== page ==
Can someone please translate this Gobbledygook on climate change?
Essays by Eric Worrall
“… social rationality assessments show that global opportunities for climate action multiply, achieve vision and materialize at least step by step. …”
Densifying the global opportunity structure for climate action
A dense global opportunity structure providing a variety of resources for climate action is necessary to increase the momentum or change the direction of social dynamics towards deep decarbonisation. In the Current Outlook, social rationality assessments reveal global opportunities for climate action to multiply, achieve vision, and materialize at least step-by-step. Regarding the previous version, we observe an increase in the number of climate-related activities, such as more climate-related regulations, protests, zero pledges and UN’s transnational initiatives in climate management and beyond (Sections 6.1.1, 6.1. 2, 6.1.3 and 6.1.4). However, these activities do not necessarily translate into persistent reductions in ambition, performance, and knowledge gaps. We observed only limited evidence for qualitative changes in the global opportunity structure for climate action. These relate to incremental changes in soft and hard law or voluntary and binding climate governance programs (Sections 6.1.1 and 6.1.5). Negotiations at COP26 in Glasgow, UK, failed to address gaps in implementation and the steps needed to phase out fossil fuels. The same is generally true for COP27 in Sharm el-Sheikh, Egypt, which took place after our assessment of the United Nations’ climate governance was completed. Nationally Determined Contributions (NDCs), transnational initiatives, divesting fossil fuels, and corporate responses have largely remained voluntary, despite pressure from lawsuits climate litigation and social movements in translating these contributions into legal regulations or policies (Sections 6.1.2, 6.1.6 and 6.1.7). In fact, the density of the global opportunity structure in terms of quantitative gain is still requires qualitative changes in resources for climate action, such as new forms of activism, new policy instruments and strengthening of soft law (Sections 6.1.3, 6.1.4 and 6.1.5). The same is true of low-carbon consumption models (Section 6.1.8) and enhanced integration of diverse actors and insights into knowledge production, decision-making and climate governance. (Section 6.1.10). In this regard, Indigenous Peoples play an important role in bringing these issues to the fore with climate protests and social movements and helping to preserve existing natural forests. yes, can contribute more in terms of natural reservoirs to carbon neutrality than reforestation. (Section 6.1.4, 6.1.10 and 6.2.5).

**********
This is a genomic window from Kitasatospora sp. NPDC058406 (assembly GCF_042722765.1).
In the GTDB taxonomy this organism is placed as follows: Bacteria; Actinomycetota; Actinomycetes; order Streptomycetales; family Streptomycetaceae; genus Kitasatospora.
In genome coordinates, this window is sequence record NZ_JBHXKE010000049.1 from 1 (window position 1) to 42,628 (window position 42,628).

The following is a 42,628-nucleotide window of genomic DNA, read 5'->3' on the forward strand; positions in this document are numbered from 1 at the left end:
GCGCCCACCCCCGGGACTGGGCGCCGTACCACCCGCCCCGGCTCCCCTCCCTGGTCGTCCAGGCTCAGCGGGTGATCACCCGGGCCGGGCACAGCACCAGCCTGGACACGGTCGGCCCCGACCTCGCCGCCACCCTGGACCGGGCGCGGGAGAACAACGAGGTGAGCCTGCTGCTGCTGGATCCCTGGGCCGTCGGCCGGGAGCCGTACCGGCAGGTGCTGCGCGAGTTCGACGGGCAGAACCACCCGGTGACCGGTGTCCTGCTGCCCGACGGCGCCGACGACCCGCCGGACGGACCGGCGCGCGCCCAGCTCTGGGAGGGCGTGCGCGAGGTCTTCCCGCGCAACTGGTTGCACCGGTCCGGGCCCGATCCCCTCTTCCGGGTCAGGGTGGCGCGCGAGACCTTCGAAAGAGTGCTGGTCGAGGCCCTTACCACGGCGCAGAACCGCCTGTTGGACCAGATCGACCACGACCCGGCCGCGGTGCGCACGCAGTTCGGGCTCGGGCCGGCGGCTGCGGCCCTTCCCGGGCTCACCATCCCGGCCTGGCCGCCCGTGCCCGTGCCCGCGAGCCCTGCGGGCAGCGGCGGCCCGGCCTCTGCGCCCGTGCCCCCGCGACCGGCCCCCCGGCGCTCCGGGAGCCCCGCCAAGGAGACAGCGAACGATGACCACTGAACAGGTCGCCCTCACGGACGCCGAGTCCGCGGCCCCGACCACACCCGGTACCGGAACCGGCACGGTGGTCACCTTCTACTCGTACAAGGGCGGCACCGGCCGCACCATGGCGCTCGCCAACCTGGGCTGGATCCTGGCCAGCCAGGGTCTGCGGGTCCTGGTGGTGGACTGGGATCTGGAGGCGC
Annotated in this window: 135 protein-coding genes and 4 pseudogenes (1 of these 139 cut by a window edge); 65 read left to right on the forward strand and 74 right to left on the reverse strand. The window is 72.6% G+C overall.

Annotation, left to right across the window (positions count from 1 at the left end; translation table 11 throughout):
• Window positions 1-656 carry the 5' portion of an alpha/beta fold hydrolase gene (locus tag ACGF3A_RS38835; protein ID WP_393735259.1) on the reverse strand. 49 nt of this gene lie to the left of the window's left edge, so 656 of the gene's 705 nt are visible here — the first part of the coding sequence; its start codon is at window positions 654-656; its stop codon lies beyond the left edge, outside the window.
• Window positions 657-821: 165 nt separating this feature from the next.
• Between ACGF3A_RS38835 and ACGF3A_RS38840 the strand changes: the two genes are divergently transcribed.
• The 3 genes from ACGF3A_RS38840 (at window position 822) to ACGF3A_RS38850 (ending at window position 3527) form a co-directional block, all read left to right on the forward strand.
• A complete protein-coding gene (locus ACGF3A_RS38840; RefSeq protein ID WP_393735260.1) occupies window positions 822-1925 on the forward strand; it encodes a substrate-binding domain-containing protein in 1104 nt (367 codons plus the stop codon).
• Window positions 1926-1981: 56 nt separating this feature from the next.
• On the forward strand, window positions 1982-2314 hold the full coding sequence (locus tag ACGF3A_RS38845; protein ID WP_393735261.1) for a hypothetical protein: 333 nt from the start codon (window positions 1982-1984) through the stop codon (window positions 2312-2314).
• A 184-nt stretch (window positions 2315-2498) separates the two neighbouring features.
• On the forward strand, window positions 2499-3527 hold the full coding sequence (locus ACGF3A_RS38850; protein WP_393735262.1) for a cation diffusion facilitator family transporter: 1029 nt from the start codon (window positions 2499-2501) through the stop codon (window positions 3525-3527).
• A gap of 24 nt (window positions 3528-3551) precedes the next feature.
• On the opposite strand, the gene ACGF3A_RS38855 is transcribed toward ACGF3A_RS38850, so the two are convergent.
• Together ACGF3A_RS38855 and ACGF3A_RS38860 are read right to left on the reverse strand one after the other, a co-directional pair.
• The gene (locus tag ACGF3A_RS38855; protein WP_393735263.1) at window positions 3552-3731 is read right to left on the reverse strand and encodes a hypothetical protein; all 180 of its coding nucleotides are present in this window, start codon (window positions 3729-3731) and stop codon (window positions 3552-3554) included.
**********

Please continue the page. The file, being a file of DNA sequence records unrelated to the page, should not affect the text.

The source: Hamburg Climate Future Outlook
Your taxes at work. Maybe Hamburg should check the quality of the academic water supply. Or at least the scientists who wrote down this impenetrable phrase should add “improved communication clarity” to the list of key prerequisites for maintaining the global warming goal. their 1.5C demand.